How to BBQ With Charcoal

by Philip Powe

Grilling could be America's national pastime.

charcoal on fire image by jedphoto from Fotolia.com

During the summer months, grilling is a common feature of American life. The smell of food being grilled wafts through the neighborhoods and suburbs of nearly every town. There is, however, one bone of contention among these outdoor cooks: the use of gas or charcoal. Charcoal requires a little effort but is still relatively simple to cook with, and many believe it gives a better flavor than gas.

Pour the charcoal into the grill and form it into a pyramid. Spray a small amount of starter fluid. Light with a match and allow to burn until the coals are glowing red--at least 10 minutes.

Spread the charcoal out on the bottom of the grill. The type of meat you are cooking will establish how you distribute the charcoal. If you are cooking steaks, rake the charcoal in a flat, even bed so the heat is distributed evenly. If you are cooking chicken, move the coals to one side and place the chicken on the other side. If you are cooking pork, move the coals to one side, place the pork over the coals and sear both sides, then move to the side without coals.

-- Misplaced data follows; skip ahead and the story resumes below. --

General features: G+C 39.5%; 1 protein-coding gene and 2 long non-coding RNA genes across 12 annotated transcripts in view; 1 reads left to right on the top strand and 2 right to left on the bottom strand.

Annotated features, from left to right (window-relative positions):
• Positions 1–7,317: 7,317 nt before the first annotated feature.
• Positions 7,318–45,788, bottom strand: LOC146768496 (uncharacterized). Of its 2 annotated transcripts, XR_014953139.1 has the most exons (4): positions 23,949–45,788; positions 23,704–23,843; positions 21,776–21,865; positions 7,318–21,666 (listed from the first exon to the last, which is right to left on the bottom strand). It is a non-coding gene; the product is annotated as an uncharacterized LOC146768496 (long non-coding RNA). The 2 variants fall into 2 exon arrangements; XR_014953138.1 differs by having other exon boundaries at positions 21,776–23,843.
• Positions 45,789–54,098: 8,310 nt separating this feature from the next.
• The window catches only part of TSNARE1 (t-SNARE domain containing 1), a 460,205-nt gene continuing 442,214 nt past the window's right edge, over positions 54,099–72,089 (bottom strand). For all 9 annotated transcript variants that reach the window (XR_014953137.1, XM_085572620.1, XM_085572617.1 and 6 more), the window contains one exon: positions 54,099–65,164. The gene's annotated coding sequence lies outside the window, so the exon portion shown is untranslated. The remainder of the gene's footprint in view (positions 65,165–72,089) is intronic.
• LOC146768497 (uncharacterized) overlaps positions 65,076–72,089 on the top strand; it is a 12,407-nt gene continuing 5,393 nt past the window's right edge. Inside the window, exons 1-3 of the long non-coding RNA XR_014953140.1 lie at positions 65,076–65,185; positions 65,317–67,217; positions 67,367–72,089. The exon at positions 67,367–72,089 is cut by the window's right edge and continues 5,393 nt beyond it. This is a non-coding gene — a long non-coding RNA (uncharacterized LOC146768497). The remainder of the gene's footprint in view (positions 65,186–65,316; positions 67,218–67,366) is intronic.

Wipe the grill with oil and place the grill over the coals. Oiling the grill will help keep the meat from sticking when cooking.

Place your chosen meat on the grill, following the guidelines in Step 2. The cooking time depends on the food you are cooking. If you are cooking steak and you want it to be medium, usually allow it to cook about five minutes on each side. This can vary depending on the heat in your grill. If you are cooking chicken, cover the grill with the top, allowing it to smoke. Do the same thing for pork. Covering will increase the smoke flavor and helps assure thorough cooking.


  • Always consult a cookbook when trying to cook a new food. Keep a water bottle handy to stop flare-ups.

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  • Weber's Charcoal Grilling: The Art of Cooking with Live Fire, Jamie Purviance, 2007
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  • Mastering the Grill Deck, Andrew Schloss and David Joachim, 2009

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About the Author

Philip Powe started writing in 1987 for St. Louis area newspapers. He has since written for "St. Clair County Historical Society Journal" and the "American Association of State and Local Historians Journal." Concentrations are in home and garden, philosophy and history. Powe holds a Master of Arts in intellectual history from Southern Illinois University.